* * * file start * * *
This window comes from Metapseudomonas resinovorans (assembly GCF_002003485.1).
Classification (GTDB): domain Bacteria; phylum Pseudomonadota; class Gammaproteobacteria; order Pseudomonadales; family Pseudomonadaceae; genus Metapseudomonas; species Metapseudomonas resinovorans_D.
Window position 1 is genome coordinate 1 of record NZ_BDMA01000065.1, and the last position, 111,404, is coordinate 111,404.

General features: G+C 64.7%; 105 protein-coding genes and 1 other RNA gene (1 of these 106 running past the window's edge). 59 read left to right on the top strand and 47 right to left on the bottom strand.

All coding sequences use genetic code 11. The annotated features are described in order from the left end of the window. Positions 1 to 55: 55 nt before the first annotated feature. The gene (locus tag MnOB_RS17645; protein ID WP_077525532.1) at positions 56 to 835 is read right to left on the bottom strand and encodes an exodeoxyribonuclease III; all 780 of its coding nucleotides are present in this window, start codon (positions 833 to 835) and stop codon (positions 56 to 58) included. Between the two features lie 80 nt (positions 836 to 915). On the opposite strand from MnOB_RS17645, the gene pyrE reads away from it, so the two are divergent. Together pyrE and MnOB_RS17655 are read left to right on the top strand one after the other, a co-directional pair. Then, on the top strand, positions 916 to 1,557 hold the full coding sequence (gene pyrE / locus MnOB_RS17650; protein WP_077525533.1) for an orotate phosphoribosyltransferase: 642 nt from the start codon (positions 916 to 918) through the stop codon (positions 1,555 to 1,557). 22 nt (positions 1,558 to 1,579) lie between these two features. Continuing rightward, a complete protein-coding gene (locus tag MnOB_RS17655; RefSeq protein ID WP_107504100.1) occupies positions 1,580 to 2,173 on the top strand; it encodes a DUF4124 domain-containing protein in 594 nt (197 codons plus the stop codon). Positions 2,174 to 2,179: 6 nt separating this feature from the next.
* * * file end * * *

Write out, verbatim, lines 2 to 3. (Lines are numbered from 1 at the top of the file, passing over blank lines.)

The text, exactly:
Classification (GTDB): domain Bacteria; phylum Pseudomonadota; class Gammaproteobacteria; order Pseudomonadales; family Pseudomonadaceae; genus Metapseudomonas; species Metapseudomonas resinovorans_D.
Window position 1 is genome coordinate 1 of record NZ_BDMA01000065.1, and the last position, 111,404, is coordinate 111,404.